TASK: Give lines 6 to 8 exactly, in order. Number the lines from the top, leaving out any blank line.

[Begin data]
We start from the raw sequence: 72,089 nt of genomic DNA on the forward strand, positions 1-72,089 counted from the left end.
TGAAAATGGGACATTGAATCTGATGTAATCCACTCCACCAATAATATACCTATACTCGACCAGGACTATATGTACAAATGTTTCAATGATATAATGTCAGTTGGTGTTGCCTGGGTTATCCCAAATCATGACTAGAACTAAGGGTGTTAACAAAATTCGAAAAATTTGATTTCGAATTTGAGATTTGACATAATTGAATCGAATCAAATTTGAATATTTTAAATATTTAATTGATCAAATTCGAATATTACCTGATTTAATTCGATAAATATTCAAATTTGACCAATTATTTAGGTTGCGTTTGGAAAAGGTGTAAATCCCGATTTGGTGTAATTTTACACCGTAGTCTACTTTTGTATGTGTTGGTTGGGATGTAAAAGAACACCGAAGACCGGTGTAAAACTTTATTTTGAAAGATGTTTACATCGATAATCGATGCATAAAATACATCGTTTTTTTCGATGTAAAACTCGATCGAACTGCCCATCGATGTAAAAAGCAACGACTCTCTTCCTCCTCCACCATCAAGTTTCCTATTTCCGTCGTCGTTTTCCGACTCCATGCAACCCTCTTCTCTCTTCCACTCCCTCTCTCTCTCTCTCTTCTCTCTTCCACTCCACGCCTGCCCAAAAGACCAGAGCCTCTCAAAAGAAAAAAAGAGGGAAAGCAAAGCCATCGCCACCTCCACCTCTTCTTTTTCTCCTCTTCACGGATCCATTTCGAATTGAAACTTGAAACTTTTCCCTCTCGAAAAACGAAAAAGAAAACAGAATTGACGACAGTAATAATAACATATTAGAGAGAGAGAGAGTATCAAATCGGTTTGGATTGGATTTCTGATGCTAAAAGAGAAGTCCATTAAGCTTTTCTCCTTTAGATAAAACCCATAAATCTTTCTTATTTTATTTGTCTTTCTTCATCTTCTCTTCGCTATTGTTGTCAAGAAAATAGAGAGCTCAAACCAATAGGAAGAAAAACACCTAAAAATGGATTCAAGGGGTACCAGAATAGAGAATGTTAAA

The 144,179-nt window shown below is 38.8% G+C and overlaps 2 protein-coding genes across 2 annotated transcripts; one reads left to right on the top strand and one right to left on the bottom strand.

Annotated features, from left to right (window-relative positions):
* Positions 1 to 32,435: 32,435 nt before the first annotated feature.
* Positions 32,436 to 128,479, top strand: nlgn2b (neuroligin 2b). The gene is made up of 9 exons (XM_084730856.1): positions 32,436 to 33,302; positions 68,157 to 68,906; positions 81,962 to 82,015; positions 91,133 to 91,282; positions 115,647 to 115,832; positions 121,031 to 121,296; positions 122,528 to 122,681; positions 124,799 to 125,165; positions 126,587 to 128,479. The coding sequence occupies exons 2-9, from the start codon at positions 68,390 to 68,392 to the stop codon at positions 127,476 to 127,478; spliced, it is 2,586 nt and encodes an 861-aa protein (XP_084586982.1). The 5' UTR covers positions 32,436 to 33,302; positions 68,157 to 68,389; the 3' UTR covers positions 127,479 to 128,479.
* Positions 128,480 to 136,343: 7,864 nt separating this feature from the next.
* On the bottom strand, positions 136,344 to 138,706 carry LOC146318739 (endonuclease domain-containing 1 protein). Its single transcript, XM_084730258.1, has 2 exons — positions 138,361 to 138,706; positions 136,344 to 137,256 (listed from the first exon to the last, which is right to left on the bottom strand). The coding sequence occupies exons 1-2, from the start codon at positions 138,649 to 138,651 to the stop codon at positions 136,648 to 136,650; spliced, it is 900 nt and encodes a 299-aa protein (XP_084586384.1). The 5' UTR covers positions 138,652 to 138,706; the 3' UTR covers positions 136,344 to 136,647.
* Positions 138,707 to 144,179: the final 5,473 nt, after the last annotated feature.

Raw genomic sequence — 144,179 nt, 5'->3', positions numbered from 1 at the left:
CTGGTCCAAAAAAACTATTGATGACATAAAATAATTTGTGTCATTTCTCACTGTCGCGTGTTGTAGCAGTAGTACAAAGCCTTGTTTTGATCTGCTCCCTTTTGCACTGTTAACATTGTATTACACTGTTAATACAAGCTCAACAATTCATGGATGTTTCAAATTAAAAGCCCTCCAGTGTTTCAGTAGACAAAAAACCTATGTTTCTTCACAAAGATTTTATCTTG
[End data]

* Positions 32,436 to 128,479, top strand: nlgn2b (neuroligin 2b). The gene is made up of 9 exons (XM_084730856.1): positions 32,436 to 33,302; positions 68,157 to 68,906; positions 81,962 to 82,015; positions 91,133 to 91,282; positions 115,647 to 115,832; positions 121,031 to 121,296; positions 122,528 to 122,681; positions 124,799 to 125,165; positions 126,587 to 128,479. The coding sequence occupies exons 2-9, from the start codon at positions 68,390 to 68,392 to the stop codon at positions 127,476 to 127,478; spliced, it is 2,586 nt and encodes an 861-aa protein (XP_084586982.1). The 5' UTR covers positions 32,436 to 33,302; positions 68,157 to 68,389; the 3' UTR covers positions 127,479 to 128,479.
* Positions 128,480 to 136,343: 7,864 nt separating this feature from the next.
* On the bottom strand, positions 136,344 to 138,706 carry LOC146318739 (endonuclease domain-containing 1 protein). Its single transcript, XM_084730258.1, has 2 exons — positions 138,361 to 138,706; positions 136,344 to 137,256 (listed from the first exon to the last, which is right to left on the bottom strand). The coding sequence occupies exons 1-2, from the start codon at positions 138,649 to 138,651 to the stop codon at positions 136,648 to 136,650; spliced, it is 900 nt and encodes a 299-aa protein (XP_084586384.1). The 5' UTR covers positions 138,652 to 138,706; the 3' UTR covers positions 136,344 to 136,647.